Saturday, November 1, 2014


For scales I have chosen some African blackwood that I have been looking to put to use. Blackwood is a dense, oily wood that doesn't benefit from stabilization and an ideal choice for a knife where frequent contact with water is expected. Wüsthof offers a line of professional kitchen knives featuring African Blackwood.

 Scales marked for cutting. I used the mitre saw for this.
The belt grinder works truing up the edges. African blackwood is very hard and has a peculiar odour when working it.
The scales are fitted and stay in place due to the wedge effect of the rear bolster angle.

I drilled the holes using the pin holes in the tang as the guide. The bit sizes are #30 and F. These are slightly oversize for the pins, but much less hassle trying to fit it all together at glue-up time.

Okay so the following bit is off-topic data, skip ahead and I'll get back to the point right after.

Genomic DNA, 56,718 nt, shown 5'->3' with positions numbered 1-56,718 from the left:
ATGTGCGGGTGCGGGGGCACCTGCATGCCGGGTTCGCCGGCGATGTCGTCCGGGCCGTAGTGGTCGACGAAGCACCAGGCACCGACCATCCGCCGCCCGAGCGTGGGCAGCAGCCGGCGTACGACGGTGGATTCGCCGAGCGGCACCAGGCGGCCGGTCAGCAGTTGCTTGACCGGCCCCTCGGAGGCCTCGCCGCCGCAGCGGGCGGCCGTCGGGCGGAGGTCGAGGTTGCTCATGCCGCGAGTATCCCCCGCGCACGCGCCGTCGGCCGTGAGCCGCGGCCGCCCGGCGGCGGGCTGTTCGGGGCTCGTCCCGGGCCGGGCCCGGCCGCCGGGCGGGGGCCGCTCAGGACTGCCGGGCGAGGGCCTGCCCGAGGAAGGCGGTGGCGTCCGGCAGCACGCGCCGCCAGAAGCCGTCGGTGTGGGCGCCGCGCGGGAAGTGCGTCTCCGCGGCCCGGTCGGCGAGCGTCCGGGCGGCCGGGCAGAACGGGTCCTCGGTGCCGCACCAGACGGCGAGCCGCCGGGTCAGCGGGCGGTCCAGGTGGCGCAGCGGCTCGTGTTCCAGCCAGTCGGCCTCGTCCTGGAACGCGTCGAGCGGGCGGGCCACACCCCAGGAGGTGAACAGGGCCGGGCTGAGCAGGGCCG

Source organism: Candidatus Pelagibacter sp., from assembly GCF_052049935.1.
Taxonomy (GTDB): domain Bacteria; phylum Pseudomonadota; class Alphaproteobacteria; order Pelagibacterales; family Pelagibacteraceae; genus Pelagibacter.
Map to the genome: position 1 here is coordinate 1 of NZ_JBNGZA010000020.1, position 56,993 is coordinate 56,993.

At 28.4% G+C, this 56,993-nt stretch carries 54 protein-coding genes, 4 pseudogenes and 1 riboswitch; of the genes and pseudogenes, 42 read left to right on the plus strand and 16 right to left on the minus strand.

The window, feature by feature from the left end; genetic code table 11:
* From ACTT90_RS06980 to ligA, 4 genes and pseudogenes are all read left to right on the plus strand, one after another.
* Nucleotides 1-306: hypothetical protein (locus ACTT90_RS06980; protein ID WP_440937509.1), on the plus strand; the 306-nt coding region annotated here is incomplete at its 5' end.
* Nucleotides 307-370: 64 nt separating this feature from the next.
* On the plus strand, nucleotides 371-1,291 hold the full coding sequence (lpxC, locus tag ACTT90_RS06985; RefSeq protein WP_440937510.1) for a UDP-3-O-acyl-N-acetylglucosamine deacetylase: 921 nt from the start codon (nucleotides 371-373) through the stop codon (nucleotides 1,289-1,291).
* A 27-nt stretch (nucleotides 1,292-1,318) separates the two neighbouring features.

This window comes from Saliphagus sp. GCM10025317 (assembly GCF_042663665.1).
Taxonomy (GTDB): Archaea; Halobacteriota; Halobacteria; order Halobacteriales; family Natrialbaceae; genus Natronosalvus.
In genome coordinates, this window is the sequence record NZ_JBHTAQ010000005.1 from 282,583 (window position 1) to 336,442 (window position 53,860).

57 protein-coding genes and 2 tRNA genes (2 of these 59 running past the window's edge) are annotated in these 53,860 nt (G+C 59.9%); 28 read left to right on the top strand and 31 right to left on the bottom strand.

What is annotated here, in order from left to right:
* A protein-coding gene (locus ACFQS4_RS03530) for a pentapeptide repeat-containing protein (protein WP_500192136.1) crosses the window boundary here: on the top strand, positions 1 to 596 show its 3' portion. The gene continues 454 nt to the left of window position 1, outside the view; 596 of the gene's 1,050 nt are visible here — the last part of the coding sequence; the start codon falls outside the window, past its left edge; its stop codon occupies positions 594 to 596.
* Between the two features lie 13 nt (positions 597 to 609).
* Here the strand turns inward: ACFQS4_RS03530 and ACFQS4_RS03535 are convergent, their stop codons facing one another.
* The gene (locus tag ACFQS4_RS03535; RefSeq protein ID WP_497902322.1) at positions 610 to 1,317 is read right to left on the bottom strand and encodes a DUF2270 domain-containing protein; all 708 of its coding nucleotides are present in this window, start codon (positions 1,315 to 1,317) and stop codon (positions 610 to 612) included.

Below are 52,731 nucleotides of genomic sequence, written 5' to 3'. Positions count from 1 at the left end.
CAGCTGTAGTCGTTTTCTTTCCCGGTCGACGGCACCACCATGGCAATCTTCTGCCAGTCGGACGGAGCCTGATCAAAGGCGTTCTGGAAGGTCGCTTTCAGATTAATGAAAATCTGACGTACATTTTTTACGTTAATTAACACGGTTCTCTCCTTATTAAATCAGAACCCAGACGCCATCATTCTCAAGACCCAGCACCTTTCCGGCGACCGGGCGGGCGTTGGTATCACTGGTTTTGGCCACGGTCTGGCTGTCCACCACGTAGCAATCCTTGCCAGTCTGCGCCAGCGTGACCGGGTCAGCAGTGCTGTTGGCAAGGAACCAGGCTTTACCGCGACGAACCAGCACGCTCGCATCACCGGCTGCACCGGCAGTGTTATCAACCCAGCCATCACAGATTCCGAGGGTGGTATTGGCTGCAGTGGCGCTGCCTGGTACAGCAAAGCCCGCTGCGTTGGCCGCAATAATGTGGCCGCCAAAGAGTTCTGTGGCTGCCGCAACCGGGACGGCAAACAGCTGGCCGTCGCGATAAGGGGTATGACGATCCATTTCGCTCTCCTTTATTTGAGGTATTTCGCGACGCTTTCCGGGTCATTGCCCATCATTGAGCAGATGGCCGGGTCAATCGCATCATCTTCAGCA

I'll be using two 1/8" stainless pins and one sweet 1/4" mosaic pin for the centerpiece. I cut these with a hacksaw about 1/8" longer than needed.

I mixed up about 5ml of Acraglas and coated both sides of the tang, the insides of the bolsters and pin holes and squeezed it all together.
After 24 hours we can start on the rough shaping of the handle.

Normally I'd take off some excess with the bandsaw, but this wood is very hard and started to smoke right away. I opted to crack out the hacksaw to remove the bulk of the scales.

Of course this can be done on the individual scales before you glue up. It works either way, just seems faster to cut them both at the same time.

With a 60 grit belt, followed by a 120 grit I work around the handle shape on the belt grinder. Being extra careful near the bolsters.

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